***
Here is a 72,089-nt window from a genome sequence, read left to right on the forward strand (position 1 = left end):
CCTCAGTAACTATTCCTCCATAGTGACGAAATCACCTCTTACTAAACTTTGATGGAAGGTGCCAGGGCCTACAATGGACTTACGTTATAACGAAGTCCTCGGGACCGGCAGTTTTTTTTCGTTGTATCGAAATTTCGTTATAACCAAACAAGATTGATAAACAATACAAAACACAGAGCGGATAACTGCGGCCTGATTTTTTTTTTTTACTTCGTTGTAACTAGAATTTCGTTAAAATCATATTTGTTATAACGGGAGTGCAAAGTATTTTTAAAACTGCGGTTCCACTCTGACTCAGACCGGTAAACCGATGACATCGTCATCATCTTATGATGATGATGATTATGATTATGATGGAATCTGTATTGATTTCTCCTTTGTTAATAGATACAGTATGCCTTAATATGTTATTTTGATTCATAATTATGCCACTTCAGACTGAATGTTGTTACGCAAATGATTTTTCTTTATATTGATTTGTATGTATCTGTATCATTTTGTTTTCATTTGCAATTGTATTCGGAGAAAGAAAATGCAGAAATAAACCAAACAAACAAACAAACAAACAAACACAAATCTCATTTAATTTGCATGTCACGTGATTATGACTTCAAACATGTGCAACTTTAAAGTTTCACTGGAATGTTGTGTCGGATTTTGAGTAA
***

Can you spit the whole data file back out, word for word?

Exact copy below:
Here is a 72,089-nt window from a genome sequence, read left to right on the forward strand (position 1 = left end):
CCTCAGTAACTATTCCTCCATAGTGACGAAATCACCTCTTACTAAACTTTGATGGAAGGTGCCAGGGCCTACAATGGACTTACGTTATAACGAAGTCCTCGGGACCGGCAGTTTTTTTTCGTTGTATCGAAATTTCGTTATAACCAAACAAGATTGATAAACAATACAAAACACAGAGCGGATAACTGCGGCCTGATTTTTTTTTTTTACTTCGTTGTAACTAGAATTTCGTTAAAATCATATTTGTTATAACGGGAGTGCAAAGTATTTTTAAAACTGCGGTTCCACTCTGACTCAGACCGGTAAACCGATGACATCGTCATCATCTTATGATGATGATGATTATGATTATGATGGAATCTGTATTGATTTCTCCTTTGTTAATAGATACAGTATGCCTTAATATGTTATTTTGATTCATAATTATGCCACTTCAGACTGAATGTTGTTACGCAAATGATTTTTCTTTATATTGATTTGTATGTATCTGTATCATTTTGTTTTCATTTGCAATTGTATTCGGAGAAAGAAAATGCAGAAATAAACCAAACAAACAAACAAACAAACAAACACAAATCTCATTTAATTTGCATGTCACGTGATTATGACTTCAAACATGTGCAACTTTAAAGTTTCACTGGAATGTTGTGTCGGATTTTGAGTAA